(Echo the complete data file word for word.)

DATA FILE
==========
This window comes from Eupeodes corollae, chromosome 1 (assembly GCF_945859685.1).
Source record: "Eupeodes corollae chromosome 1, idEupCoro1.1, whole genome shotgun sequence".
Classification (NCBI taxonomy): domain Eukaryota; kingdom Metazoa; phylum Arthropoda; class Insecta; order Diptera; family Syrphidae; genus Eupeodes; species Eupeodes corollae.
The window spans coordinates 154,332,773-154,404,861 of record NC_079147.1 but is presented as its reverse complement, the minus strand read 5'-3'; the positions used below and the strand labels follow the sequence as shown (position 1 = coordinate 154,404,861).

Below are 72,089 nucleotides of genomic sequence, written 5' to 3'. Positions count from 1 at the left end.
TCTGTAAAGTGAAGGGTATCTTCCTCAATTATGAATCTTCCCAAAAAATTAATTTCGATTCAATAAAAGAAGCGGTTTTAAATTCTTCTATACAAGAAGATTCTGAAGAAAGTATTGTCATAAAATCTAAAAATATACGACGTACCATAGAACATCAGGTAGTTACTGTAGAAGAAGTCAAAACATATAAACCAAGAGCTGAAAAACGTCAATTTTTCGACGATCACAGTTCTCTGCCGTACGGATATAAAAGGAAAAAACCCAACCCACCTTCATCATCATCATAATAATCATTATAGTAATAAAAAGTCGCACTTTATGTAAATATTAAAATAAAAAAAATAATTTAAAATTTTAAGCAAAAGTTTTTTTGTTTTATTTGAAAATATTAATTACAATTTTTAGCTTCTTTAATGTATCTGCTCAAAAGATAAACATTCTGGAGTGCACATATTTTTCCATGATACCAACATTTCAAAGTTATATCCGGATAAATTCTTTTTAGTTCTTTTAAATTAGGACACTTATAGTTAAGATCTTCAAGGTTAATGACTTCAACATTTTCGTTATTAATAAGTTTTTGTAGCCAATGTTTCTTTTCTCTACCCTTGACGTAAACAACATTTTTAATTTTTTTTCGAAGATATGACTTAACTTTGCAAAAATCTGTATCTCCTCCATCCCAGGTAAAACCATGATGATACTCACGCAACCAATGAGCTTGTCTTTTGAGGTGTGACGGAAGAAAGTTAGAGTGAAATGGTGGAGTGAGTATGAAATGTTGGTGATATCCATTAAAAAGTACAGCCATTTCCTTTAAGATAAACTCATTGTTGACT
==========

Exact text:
This window comes from Eupeodes corollae, chromosome 1 (assembly GCF_945859685.1).
Source record: "Eupeodes corollae chromosome 1, idEupCoro1.1, whole genome shotgun sequence".
Classification (NCBI taxonomy): domain Eukaryota; kingdom Metazoa; phylum Arthropoda; class Insecta; order Diptera; family Syrphidae; genus Eupeodes; species Eupeodes corollae.
The window spans coordinates 154,332,773-154,404,861 of record NC_079147.1 but is presented as its reverse complement, the minus strand read 5'-3'; the positions used below and the strand labels follow the sequence as shown (position 1 = coordinate 154,404,861).

Below are 72,089 nucleotides of genomic sequence, written 5' to 3'. Positions count from 1 at the left end.
TCTGTAAAGTGAAGGGTATCTTCCTCAATTATGAATCTTCCCAAAAAATTAATTTCGATTCAATAAAAGAAGCGGTTTTAAATTCTTCTATACAAGAAGATTCTGAAGAAAGTATTGTCATAAAATCTAAAAATATACGACGTACCATAGAACATCAGGTAGTTACTGTAGAAGAAGTCAAAACATATAAACCAAGAGCTGAAAAACGTCAATTTTTCGACGATCACAGTTCTCTGCCGTACGGATATAAAAGGAAAAAACCCAACCCACCTTCATCATCATCATAATAATCATTATAGTAATAAAAAGTCGCACTTTATGTAAATATTAAAATAAAAAAAATAATTTAAAATTTTAAGCAAAAGTTTTTTTGTTTTATTTGAAAATATTAATTACAATTTTTAGCTTCTTTAATGTATCTGCTCAAAAGATAAACATTCTGGAGTGCACATATTTTTCCATGATACCAACATTTCAAAGTTATATCCGGATAAATTCTTTTTAGTTCTTTTAAATTAGGACACTTATAGTTAAGATCTTCAAGGTTAATGACTTCAACATTTTCGTTATTAATAAGTTTTTGTAGCCAATGTTTCTTTTCTCTACCCTTGACGTAAACAACATTTTTAATTTTTTTTCGAAGATATGACTTAACTTTGCAAAAATCTGTATCTCCTCCATCCCAGGTAAAACCATGATGATACTCACGCAACCAATGAGCTTGTCTTTTGAGGTGTGACGGAAGAAAGTTAGAGTGAAATGGTGGAGTGAGTATGAAATGTTGGTGATATCCATTAAAAAGTACAGCCATTTCCTTTAAGATAAACTCATTGTTGACT